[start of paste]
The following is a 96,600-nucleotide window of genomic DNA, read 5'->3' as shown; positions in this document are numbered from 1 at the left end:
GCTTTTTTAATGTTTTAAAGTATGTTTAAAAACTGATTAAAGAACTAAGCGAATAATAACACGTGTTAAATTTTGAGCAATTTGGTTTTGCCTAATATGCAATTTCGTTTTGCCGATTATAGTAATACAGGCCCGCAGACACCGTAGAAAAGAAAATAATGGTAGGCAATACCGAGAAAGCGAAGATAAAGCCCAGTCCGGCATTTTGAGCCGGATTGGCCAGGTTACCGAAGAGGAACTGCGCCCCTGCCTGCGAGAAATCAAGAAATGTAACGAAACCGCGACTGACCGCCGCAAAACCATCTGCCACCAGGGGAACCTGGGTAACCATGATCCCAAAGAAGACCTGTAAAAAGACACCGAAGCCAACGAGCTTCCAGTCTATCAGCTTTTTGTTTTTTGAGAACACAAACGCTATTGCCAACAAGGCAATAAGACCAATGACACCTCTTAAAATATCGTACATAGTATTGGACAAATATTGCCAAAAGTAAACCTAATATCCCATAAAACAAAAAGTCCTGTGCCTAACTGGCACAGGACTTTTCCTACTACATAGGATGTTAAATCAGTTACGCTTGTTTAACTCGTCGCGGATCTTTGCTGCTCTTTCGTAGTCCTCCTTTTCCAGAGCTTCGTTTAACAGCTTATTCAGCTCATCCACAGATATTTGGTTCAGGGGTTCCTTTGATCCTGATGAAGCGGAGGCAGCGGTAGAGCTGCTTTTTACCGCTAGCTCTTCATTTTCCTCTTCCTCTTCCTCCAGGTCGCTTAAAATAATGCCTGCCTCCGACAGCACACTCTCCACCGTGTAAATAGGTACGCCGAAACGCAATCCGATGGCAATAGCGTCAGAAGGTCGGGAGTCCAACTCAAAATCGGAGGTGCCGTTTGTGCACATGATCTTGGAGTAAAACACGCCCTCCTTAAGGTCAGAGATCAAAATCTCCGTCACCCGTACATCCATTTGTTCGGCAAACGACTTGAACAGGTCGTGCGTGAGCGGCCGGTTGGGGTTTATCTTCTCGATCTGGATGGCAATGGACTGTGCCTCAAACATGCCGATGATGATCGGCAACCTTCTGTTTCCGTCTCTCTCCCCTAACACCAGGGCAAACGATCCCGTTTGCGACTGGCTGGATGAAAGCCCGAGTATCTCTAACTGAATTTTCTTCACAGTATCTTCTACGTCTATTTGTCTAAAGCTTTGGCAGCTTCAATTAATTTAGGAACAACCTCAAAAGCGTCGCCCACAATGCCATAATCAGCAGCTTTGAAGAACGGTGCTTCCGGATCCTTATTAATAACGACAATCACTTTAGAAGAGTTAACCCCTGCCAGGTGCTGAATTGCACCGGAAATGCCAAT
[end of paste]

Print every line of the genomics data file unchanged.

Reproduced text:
The following is a 96,600-nucleotide window of genomic DNA, read 5'->3' as shown; positions in this document are numbered from 1 at the left end:
GCTTTTTTAATGTTTTAAAGTATGTTTAAAAACTGATTAAAGAACTAAGCGAATAATAACACGTGTTAAATTTTGAGCAATTTGGTTTTGCCTAATATGCAATTTCGTTTTGCCGATTATAGTAATACAGGCCCGCAGACACCGTAGAAAAGAAAATAATGGTAGGCAATACCGAGAAAGCGAAGATAAAGCCCAGTCCGGCATTTTGAGCCGGATTGGCCAGGTTACCGAAGAGGAACTGCGCCCCTGCCTGCGAGAAATCAAGAAATGTAACGAAACCGCGACTGACCGCCGCAAAACCATCTGCCACCAGGGGAACCTGGGTAACCATGATCCCAAAGAAGACCTGTAAAAAGACACCGAAGCCAACGAGCTTCCAGTCTATCAGCTTTTTGTTTTTTGAGAACACAAACGCTATTGCCAACAAGGCAATAAGACCAATGACACCTCTTAAAATATCGTACATAGTATTGGACAAATATTGCCAAAAGTAAACCTAATATCCCATAAAACAAAAAGTCCTGTGCCTAACTGGCACAGGACTTTTCCTACTACATAGGATGTTAAATCAGTTACGCTTGTTTAACTCGTCGCGGATCTTTGCTGCTCTTTCGTAGTCCTCCTTTTCCAGAGCTTCGTTTAACAGCTTATTCAGCTCATCCACAGATATTTGGTTCAGGGGTTCCTTTGATCCTGATGAAGCGGAGGCAGCGGTAGAGCTGCTTTTTACCGCTAGCTCTTCATTTTCCTCTTCCTCTTCCTCCAGGTCGCTTAAAATAATGCCTGCCTCCGACAGCACACTCTCCACCGTGTAAATAGGTACGCCGAAACGCAATCCGATGGCAATAGCGTCAGAAGGTCGGGAGTCCAACTCAAAATCGGAGGTGCCGTTTGTGCACATGATCTTGGAGTAAAACACGCCCTCCTTAAGGTCAGAGATCAAAATCTCCGTCACCCGTACATCCATTTGTTCGGCAAACGACTTGAACAGGTCGTGCGTGAGCGGCCGGTTGGGGTTTATCTTCTCGATCTGGATGGCAATGGACTGTGCCTCAAACATGCCGATGATGATCGGCAACCTTCTGTTTCCGTCTCTCTCCCCTAACACCAGGGCAAACGATCCCGTTTGCGACTGGCTGGATGAAAGCCCGAGTATCTCTAACTGAATTTTCTTCACAGTATCTTCTACGTCTATTTGTCTAAAGCTTTGGCAGCTTCAATTAATTTAGGAACAACCTCAAAAGCGTCGCCCACAATGCCATAATCAGCAGCTTTGAAGAACGGTGCTTCCGGATCCTTATTAATAACGACAATCACTTTAGAAGAGTTAACCCCTGCCAGGTGCTGAATTGCACCGGAAATGCCAAT